• There is evidence that laptops can and have contributed to an enhanced learning experience for children in developing nations. Poor attendance, a large and chronic problem, has been improved in laptop programs. Children enjoy their computers and seem better motivated in general as a result. They take their computers home for homework and share them with the rest of their family. Many teachers have successfully adapted their teaching styles to this Internet-supported, technologically enhanced educational mode.
  • But recently, laptops have come under increasing critical scrutiny.
  • They are more expensive than traditional educational materials such as textbooks
  • They compete for scarce financial resources and may be less cost-effective in the long run than other, more traditional educational resources.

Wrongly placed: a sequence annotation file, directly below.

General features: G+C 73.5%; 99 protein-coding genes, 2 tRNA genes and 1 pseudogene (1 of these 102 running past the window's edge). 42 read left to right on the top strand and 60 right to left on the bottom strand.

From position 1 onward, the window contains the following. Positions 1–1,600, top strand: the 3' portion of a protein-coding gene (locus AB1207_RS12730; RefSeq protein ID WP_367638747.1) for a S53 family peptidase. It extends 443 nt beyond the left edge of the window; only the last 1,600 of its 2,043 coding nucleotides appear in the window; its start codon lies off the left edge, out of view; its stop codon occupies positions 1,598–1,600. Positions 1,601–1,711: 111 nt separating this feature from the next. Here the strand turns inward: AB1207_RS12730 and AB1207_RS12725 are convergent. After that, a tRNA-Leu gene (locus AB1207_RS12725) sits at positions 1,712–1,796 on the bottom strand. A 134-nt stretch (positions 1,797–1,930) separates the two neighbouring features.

• The MIT laptop has no hard drive, a fact critically singled out by Microsoft's founder, Bill Gates. They have been designed to use the Linus operating system rather than Microsoft's more expensive and complicated one.
  • Developing nation government's have recently shown "cold feet" to putting action behind their verbal commitments to laptop computers. This may, in part, be due to concerns expressed by parents and teachers.
  • Defend the MIT Laptop Project in the face of these and other criticisms.
  • Should their design be modified to suit better children's needs as well as the concerns of teachers and parents?
  • What features do MIT laptops already display that respond to student, parent, and teacher needs?